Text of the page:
Historic campus coffee shop, Espresso Royale, weathers the storm


Brigida Dockus

Anika Nims, assistant manager of the Espresso Royale on Oregon Street, prepares a coffee order on Tuesday. Champaign-Urbana’s Espresso Royale locations reopened under the name Espresso Royale C-U.

By Karena Tse, Staff Writer

Amidst a slew of COVID-19-induced business closures, the farewell of one local favorite hit hard for the campus community. The announcement came months after what was supposed to be a temporary shutdown that began during spring break.

“Sadly, our company has not survived the coronavirus pandemic,” Espresso Royale, LLC said in a statement from June 11.

Assistant manager Anika Nims was working a quiet closing shift when she got word of the initial closure back in March.

“My manager just texted me one day while I was closing and was like, ‘Hey, throw away everything in the store. We’re going to be closed,’ Nims recalled. “I had a complete emotional breakdown.”

By June 11, Nims had adjusted to unemployed life in quarantine. So when she received a text asking if she could return to work, she said she felt both hesitation and relief. The fact that the text came just hours after Espresso Royale’s announcement of permanent closure added a thick layer of confusion.

Unbeknownst to Nims, her coworkers and forlorn Espresso regulars, a plan of recourse was in motion. A small local group of Espresso higher-ups had pulled together to reclaim and reopen the Champaign-Urbana cafes under Espresso Royale C-U (ERC-U) — independent from the greater Michigan-owned Espresso Royale, LLC. While locations in Michigan and Wisconsin said their final goodbyes, C-U’s stores on Oregon Street, Neil Street, and Village Green at the Crossing came back to life.

Regional Manager Doug McCarver helped to lead the local effort.

“It wasn’t a difficult decision,” McCarver said. “I knew the stores were great, and that they deserved another life.”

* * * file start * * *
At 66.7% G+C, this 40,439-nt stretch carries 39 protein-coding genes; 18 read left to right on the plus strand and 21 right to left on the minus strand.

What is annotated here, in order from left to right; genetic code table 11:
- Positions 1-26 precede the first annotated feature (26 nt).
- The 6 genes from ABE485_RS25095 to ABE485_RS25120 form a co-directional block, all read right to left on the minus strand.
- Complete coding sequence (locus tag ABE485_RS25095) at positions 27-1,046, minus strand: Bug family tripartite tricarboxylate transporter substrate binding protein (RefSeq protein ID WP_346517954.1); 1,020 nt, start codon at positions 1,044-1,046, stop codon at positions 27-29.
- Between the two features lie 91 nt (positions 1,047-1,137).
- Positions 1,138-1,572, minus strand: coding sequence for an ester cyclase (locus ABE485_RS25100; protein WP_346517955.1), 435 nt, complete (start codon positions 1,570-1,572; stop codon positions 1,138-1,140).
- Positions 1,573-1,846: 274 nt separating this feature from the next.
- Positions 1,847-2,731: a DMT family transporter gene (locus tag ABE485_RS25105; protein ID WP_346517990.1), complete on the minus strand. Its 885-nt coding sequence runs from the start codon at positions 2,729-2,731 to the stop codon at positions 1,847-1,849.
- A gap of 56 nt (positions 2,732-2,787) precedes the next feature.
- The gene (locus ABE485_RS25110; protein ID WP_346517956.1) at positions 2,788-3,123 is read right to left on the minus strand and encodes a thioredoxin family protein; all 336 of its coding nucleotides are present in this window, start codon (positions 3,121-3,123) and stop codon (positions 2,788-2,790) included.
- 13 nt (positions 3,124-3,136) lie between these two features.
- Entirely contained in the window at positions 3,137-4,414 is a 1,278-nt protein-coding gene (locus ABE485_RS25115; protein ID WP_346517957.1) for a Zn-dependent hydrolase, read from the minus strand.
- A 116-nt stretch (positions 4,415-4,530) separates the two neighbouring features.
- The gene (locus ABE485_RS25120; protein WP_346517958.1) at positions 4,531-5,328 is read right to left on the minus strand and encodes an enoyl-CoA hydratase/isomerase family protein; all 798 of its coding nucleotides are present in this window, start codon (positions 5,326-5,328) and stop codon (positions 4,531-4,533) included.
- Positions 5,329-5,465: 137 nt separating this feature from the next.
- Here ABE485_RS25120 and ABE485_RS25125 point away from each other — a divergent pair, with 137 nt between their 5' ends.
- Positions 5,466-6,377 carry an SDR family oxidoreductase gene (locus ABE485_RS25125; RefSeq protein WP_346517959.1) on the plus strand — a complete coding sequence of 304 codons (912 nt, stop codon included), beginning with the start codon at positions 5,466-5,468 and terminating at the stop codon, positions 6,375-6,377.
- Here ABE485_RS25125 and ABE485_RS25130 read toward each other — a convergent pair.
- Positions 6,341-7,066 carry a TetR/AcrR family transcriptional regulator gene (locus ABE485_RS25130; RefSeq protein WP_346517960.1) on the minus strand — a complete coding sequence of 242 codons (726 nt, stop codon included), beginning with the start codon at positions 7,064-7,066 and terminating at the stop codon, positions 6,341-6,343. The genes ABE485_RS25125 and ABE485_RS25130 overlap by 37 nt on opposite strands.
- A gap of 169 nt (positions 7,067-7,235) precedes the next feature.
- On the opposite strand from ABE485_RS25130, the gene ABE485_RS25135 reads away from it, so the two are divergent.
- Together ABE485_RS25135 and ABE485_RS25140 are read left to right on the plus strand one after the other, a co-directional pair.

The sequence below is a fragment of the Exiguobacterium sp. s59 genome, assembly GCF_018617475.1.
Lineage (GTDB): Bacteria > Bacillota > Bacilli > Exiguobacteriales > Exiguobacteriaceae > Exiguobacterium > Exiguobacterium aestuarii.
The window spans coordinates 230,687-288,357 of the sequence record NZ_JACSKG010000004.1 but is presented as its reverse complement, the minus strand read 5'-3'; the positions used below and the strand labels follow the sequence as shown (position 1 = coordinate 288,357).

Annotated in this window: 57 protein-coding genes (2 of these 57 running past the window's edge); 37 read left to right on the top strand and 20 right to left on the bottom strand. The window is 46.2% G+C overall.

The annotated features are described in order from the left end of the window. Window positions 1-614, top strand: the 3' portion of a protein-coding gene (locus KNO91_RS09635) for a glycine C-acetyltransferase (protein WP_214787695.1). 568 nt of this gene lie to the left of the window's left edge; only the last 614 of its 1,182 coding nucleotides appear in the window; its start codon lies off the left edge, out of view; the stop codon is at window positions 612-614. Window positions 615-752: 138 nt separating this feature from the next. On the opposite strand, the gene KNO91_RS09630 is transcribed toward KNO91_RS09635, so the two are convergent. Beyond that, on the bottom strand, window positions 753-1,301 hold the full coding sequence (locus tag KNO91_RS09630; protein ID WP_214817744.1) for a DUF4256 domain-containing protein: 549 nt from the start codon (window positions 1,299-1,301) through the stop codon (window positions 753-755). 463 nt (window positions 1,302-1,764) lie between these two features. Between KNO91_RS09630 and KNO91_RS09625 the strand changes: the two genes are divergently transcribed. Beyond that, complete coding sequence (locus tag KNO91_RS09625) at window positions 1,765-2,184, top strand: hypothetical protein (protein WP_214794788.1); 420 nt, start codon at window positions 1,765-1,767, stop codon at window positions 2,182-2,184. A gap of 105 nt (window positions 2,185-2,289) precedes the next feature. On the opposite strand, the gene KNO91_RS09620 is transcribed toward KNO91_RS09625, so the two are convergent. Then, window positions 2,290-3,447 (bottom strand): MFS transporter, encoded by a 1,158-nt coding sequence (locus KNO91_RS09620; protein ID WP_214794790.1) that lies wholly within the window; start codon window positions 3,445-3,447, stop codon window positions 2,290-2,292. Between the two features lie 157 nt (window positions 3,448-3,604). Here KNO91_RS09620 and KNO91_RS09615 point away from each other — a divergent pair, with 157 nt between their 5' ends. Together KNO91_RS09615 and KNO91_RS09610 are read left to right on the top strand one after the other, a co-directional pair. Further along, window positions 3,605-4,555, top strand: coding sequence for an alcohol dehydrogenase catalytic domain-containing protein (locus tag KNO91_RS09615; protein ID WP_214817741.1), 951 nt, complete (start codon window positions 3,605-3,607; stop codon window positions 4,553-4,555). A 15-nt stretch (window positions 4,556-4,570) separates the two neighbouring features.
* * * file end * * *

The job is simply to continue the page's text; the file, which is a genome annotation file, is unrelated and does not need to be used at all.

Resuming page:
McCarver’s relationship with Espresso Royale began in the early ‘90s. He was a University student living in Allen Hall — a five-minute walk from the Espresso on Oregon Street he would grow to love and then to join as a pioneering team member.

He spent three years in Madison helping the company break ground in Wisconsin, then returned to C-U to open a shop on Sixth and Daniel streets — a cozy little spot that was just demolished in summer 2019. Several more locations sprouted up under McCarver’s management, each of which he treasured as a part of his journey.

“I didn’t want to see them go,” McCarver said. “I had such a long personal history with each location.”

McCarver recognized that Espresso Royale meant as much to its regular visitors as it did to him. The coffee shops have built up loyal patronage during their three decades of service.

For Mackenzie Schabowski, senior in LAS, Espresso Royale was a daily ritual.

“Espresso became something I felt like I lived on,” Schabowski said. “It was a comfort to me. As time went on, I began to frequent the Oregon Street location more and more. It’s a safe space.”

Kevin Zhagui, a senior in ACES, found a home at the Undergraduate Library location.

“I’ve spent so many days and nights studying there that a good chunk of my life was just sitting, relaxing having a coffee or croissant before I had to work again,” Zhagui said.

While the stores’ return was cause for celebration in the community, the reopened ERC-Us were, by some metrics, hardly recognizable from their pre-pandemic days. For-here service was suspended at all locations, along with public bathrooms and cash payment. Nims found herself regularly prompting customers to mask up.

Keeping business alive during the coronavirus required near overhaul of normal protocol.

“That’s kind of what we do,” McCarver said. “We get a challenge, and we come up with a solution, and then we make it happen.”

As temperatures start to dip below outdoor seating weather, Espresso Royale C-U faces new challenges on the horizon. The first winter in the pandemic will be a brutal test for already struggling local businesses.

McCarver looks to the company’s future with optimism. He felt inspired seeing employees come back to work despite the risk — employees like Nims, who continues to serve customers during a pandemic the same way she has for the past six years.

With such faith from its supporters, McCarver said he is certain that Espresso Royale C-U stands a chance.

“There is something to be said about those early pioneers, those brave people who actually came back and are still around,” he said. “Those people are doing it not for any reason other than that they just really believe in keeping the stores alive.”

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Editor’s Note: An earlier version of this story incorrectly reported a source to be in Business instead of ACES. The Daily Illini regrets this error.